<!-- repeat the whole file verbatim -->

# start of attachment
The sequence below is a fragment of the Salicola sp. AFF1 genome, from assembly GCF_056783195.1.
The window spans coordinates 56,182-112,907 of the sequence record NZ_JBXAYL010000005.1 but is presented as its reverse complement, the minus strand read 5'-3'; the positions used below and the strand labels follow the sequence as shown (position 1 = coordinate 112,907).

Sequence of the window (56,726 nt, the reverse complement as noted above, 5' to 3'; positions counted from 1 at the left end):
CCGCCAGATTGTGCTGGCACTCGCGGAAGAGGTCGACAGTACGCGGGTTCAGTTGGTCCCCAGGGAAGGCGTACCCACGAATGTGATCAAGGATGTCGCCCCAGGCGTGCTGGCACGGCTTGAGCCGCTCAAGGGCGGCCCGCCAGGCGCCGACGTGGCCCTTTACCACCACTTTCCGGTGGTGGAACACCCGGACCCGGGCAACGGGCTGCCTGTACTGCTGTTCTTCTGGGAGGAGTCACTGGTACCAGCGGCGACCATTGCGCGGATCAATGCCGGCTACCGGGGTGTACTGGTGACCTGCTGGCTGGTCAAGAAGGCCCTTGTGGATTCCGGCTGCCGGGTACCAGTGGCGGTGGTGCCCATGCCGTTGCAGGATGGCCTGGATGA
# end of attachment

The sequence below is a fragment of the Salicola sp. AFF1 genome, from assembly GCF_056783195.1.
The window spans coordinates 56,182-112,907 of the sequence record NZ_JBXAYL010000005.1 but is presented as its reverse complement, the minus strand read 5'-3'; the positions used below and the strand labels follow the sequence as shown (position 1 = coordinate 112,907).

Sequence of the window (56,726 nt, the reverse complement as noted above, 5' to 3'; positions counted from 1 at the left end):
CCGCCAGATTGTGCTGGCACTCGCGGAAGAGGTCGACAGTACGCGGGTTCAGTTGGTCCCCAGGGAAGGCGTACCCACGAATGTGATCAAGGATGTCGCCCCAGGCGTGCTGGCACGGCTTGAGCCGCTCAAGGGCGGCCCGCCAGGCGCCGACGTGGCCCTTTACCACCACTTTCCGGTGGTGGAACACCCGGACCCGGGCAACGGGCTGCCTGTACTGCTGTTCTTCTGGGAGGAGTCACTGGTACCAGCGGCGACCATTGCGCGGATCAATGCCGGCTACCGGGGTGTACTGGTGACCTGCTGGCTGGTCAAGAAGGCCCTTGTGGATTCCGGCTGCCGGGTACCAGTGGCGGTGGTGCCCATGCCGTTGCAGGATGGCCTGGATGA